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Are the phonemes [i] and [iː] "allophones" of the phoneme [ɪ] in General American? Why does the phoneme [ɪ] sound like [i] or [iː] in some words?

Example words: it x sink.

The phoneme [ɪ] sounds different in these words.

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  • What if you compare sink with sit? Do those sound different to you? Are they different in the same way that sink and it are different? If so, the difference you're hearing is the nasalization of the [ɪ] that precedes an [n]. linguistics.stackexchange.com/questions/3230/… – Juhasz Jan 7 at 23:02
  • Thank you very much!!! – Aelson Jan 9 at 2:28
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In the specific context of words like sink, [i] (or [iː]) and [ɪ] might be allophones for some speakers (but not for all).

This is because in this context, before the velar nasal consonant sound [ŋ], English does not regularly contrast [ɪ] and [i], and some speakers use a vowel quality closer to [ɪ] and others use a quality closer to [i]. I think it's often hard though for speakers to notice that there are other speakers who use the other vowel quality: I feel that I use [ɪŋ] and I don't think I hear [iŋ] much at all, but other people report saying and hearing [iŋ] and don't seem to notice that there are in fact speakers who use [ɪŋ].

Dictionary transcriptions use /ɪŋ/ practically universally, I think, which may obscure the existence of the [i] pronunciation. I think that [iŋ] occurs mainly in American English; I'm not sure if it occurs for British English speakers.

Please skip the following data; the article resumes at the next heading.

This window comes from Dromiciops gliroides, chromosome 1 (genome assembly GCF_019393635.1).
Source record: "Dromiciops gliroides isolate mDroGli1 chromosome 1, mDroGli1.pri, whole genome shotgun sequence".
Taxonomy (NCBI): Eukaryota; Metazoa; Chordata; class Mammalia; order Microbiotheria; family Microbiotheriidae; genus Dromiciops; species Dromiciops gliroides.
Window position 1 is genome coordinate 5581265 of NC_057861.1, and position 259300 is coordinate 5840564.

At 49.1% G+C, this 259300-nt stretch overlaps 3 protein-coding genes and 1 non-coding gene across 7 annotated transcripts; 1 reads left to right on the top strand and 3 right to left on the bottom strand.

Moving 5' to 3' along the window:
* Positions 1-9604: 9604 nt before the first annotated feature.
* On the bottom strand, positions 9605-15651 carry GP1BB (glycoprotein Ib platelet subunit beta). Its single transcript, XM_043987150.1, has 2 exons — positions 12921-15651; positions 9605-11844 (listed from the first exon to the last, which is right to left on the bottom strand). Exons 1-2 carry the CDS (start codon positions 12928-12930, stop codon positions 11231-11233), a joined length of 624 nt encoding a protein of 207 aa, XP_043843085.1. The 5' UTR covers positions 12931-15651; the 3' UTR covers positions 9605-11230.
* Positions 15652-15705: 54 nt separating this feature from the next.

In most contexts, [i] and [ɪ] are not allophones: there are many contrasting pairs such as beet and bit or seen and sin.

Another context where [i] and [ɪ] do not contrast for many American English speakers is before [r], as in sear or Sirius: dictionary transcriptions tend to use [ɪr] (or [ɪɹ]), or in some cases [ɪər] (or [ɪəɹ]), but some speakers use, or feel they use, a quality more like [iɹ].


Even in the case of words like sink or sear, the existence of variation between [i] and [ɪ] and the lack of contrast for some or all speakers doesn't necessarily imply that [i] is an allophone of [ɪ]. It would only be an allophone for speakers who feel that the vowel in sink has the same identity as the vowel in it. Some speakers who use [i] in sink, king and the like identify this vowel sound with the [iː] found in seen. For these speakers, sink and it contain two different vowel phonemes, not different allophones of the same phoneme.

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Two sounds are said to be allophones of one another if the contrast between them is never semantically significant. So a "k" might be pronounced a bit differently in one environment (for example, after or before another particular sound) from a "k" in another environment, but we can regard them as variants (or allophones) of the same phoneme /k/.

So the phonemes are the distinct sounds of the language.

/ɪ/ and /iː/ are two distinct phonemes. They contrast with one another (e.g. "bit" versus "beat"). This is true of English in general and it's true of General American.

So, they cannot be allophones of the same sound.

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  • Does this apply to the words "it" and "sink", for example? The phoneme [ɪ] sounds different to me in those words ... Anyway, thank you very much for your answer. – Aelson Jan 7 at 21:52
  • To me, it doesn't sound especially different, as far as I've noticed, but it's possible someone else will have a better idea. – rjpond Jan 7 at 22:44

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